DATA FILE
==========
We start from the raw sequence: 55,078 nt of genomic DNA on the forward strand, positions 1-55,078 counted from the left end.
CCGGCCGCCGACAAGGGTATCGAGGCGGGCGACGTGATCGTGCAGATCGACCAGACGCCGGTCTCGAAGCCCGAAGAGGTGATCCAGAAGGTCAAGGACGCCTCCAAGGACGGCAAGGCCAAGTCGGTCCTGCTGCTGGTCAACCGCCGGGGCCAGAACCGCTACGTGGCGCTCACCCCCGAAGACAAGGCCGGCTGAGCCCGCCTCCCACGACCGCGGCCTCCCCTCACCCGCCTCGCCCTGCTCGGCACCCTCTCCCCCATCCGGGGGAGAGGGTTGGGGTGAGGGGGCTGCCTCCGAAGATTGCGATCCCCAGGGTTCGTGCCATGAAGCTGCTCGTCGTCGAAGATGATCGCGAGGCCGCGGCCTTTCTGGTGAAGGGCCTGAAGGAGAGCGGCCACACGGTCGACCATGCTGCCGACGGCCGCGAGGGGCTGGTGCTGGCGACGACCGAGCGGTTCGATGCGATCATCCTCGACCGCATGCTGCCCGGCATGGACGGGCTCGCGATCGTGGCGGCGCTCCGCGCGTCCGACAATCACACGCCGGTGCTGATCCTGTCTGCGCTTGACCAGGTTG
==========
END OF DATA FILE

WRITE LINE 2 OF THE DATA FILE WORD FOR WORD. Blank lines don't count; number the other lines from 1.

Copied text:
CCGGCCGCCGACAAGGGTATCGAGGCGGGCGACGTGATCGTGCAGATCGACCAGACGCCGGTCTCGAAGCCCGAAGAGGTGATCCAGAAGGTCAAGGACGCCTCCAAGGACGGCAAGGCCAAGTCGGTCCTGCTGCTGGTCAACCGCCGGGGCCAGAACCGCTACGTGGCGCTCACCCCCGAAGACAAGGCCGGCTGAGCCCGCCTCCCACGACCGCGGCCTCCCCTCACCCGCCTCGCCCTGCTCGGCACCCTCTCCCCCATCCGGGGGAGAGGGTTGGGGTGAGGGGGCTGCCTCCGAAGATTGCGATCCCCAGGGTTCGTGCCATGAAGCTGCTCGTCGTCGAAGATGATCGCGAGGCCGCGGCCTTTCTGGTGAAGGGCCTGAAGGAGAGCGGCCACACGGTCGACCATGCTGCCGACGGCCGCGAGGGGCTGGTGCTGGCGACGACCGAGCGGTTCGATGCGATCATCCTCGACCGCATGCTGCCCGGCATGGACGGGCTCGCGATCGTGGCGGCGCTCCGCGCGTCCGACAATCACACGCCGGTGCTGATCCTGTCTGCGCTTGACCAGGTTG